Constraints come in many forms including time, money, and the availability of appropriate resources. Less obvious constraints can include the accessibility to comprehension of suitable outcomes, talent and the intellect necessary for task completion.
No matter the project, a change in your perspective will enhance creativity. Daily routines though comforting, don’t provide stimulation or novel thinking. Changing things up can give you that creative spark you seek. Changes in when you wake up, the route you take to work, work location, how you approach colleagues; increasing novel experiences can increase creativity simply by rethinking your restrictions, limitations, interactions, or your comfort zone.
Constraints exist in virtually all real-life problems that need solving. Overcoming constraints requires creative solutions. Without time constraints, there would be little incentive to find a solution that would be worthwhile to benefactors. Our brains are constantly in efficient mode, constraints force us to think. They can inspire us to use our minds to be more resourceful; responding to challenge. This is a major reason we want our children to face challenge early on in school.
How can we inspire students to persist through constraints, complete tasks & be more creative? Teachers should consider the scope and breadth of assigned projects and even tasks. It’s important to consider time constraints will reach across all areas of your students’ lives. By cutting down the number of choices, projects are more manageable. Most students will be able to respond better to smaller projects with tighter schedules rather than semester long projects. Even with increased workloads, creativity can increase in these situations. Students who encounter constraints tend to think more deeply about options. They were also more motivated. They explore less familiar paths, to diverge in previously unknown directions (Haught-Tromp.)
How do we overcome the Goldilocks effect; to find the right balance to spur creativity? The severity of limited resources leads one to contemplate where to draw the line. Creativity can be squashed if the limitations are simply too great. Finding balance to spur and optimize creativity requires us to prioritize necessary resources, innovate and be thoughtful of how we approach each project.
There are some examples of famous projects that took advantage of constraints. Monty Python & the Holy Grail – a low-budget movie where the actors decided to pound two coconuts together to imitate the sounds of horses was incredibly creative while adding hilarity to the film. A famous use of constraints was Hemingway’s response to a proposal to write a memoir in 6 words: “For sale: baby shoes, never worn.” Tragic, thought-provoking, and genius. Check out the transcript of this chat at Storify.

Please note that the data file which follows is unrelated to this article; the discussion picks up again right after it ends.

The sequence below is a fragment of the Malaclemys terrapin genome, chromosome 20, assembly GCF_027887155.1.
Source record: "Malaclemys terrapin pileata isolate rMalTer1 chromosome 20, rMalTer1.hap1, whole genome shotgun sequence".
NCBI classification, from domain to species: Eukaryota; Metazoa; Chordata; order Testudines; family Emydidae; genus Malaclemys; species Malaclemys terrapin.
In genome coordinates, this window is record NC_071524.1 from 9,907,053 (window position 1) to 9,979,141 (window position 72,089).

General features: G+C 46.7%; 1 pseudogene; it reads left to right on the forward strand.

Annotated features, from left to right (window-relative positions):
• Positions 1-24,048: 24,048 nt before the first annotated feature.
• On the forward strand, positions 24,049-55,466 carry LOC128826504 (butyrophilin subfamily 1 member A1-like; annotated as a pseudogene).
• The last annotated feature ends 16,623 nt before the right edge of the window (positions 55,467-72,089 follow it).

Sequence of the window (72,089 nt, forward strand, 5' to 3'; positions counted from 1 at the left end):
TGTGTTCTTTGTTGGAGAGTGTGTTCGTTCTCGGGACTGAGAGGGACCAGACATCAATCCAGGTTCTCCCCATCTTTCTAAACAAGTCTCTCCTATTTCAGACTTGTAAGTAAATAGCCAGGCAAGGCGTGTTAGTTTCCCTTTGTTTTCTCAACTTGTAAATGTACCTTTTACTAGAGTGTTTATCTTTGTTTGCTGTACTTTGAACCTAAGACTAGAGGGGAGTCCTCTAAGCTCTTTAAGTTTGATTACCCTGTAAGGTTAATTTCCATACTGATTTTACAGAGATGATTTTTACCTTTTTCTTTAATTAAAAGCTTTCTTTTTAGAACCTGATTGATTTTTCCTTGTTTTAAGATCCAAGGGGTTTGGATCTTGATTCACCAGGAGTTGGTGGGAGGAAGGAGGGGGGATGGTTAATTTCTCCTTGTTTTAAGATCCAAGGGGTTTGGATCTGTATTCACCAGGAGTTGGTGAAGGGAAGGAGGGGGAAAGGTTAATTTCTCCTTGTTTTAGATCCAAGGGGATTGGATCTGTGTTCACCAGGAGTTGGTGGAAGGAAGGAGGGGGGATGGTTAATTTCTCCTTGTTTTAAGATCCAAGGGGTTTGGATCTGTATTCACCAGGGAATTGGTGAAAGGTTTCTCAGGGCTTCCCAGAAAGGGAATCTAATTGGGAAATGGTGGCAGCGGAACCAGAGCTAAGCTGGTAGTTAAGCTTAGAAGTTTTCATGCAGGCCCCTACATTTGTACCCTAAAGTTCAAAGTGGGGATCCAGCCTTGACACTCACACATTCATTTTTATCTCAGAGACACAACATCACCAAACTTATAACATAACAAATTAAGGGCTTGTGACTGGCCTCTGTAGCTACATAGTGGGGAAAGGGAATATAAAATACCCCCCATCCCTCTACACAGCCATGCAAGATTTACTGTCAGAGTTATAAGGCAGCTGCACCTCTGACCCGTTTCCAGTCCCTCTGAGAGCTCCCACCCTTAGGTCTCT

Global #gtchat Powered by the Texas Association for the Gifted and Talented is a weekly chat on Twitter. Join us Thursdays at 8E/7C/6M/5P in the U.S. and Fridays at 2 PM NZST/Noon AEST/1 AM UK to discuss current topics in the gifted community and meet experts in the field. Transcripts of our weekly chats can be found at Storify. Our Facebook Page provides information on the chat and news and information regarding the gifted community. Also, checkout our Pinterest Page and Playlist on YouTube.
Theory of Constraints 3 Bottle Demo to improve Flow (YouTube 6:01)
The Love Affair between Creativity and Constraint (TEDx 11:32)
The Power of Constraints (TEDx 11:47)
The Cambridge Handbook of Creativity (Amazon)
Graphic courtesy of Lisa Conrad.
Many thanks to Krissy Venosdale @Venspired for moderating our recent chat on “How Cardboard Can Spark Creativity” while our moderator was at a conference. Below, please find links to resources on finding and using cardboard for the classroom, homeschool, and home.
Global #gtchat Powered by the Texas Association for the Gifted and Talented is a weekly chat on Twitter. Join us Fridays at 7E/6C/5M/4P in the U.S., Midnight in the UK and Saturdays 13.00 NZDT/11.00 AEDT to discuss current topics in the gifted community and meet experts in the field. Transcripts of our weekly chats can be found at Storify. Our Facebook Page provides information on the chat and news & information regarding the gifted community. Also, checkout our Pinterest Page and Playlist on YouTube.
Caine’s Arcade 2: From a Movie to a Movement (YouTube 8:20)
Cardboard Construction (Prezi)
Trashformation: Furniture & Shelter from Recycled Cardboard (YouTube 7:55)
Flexible Folding Chair (YouTube 1:36)
Graphic courtesy of Lisa Conrad.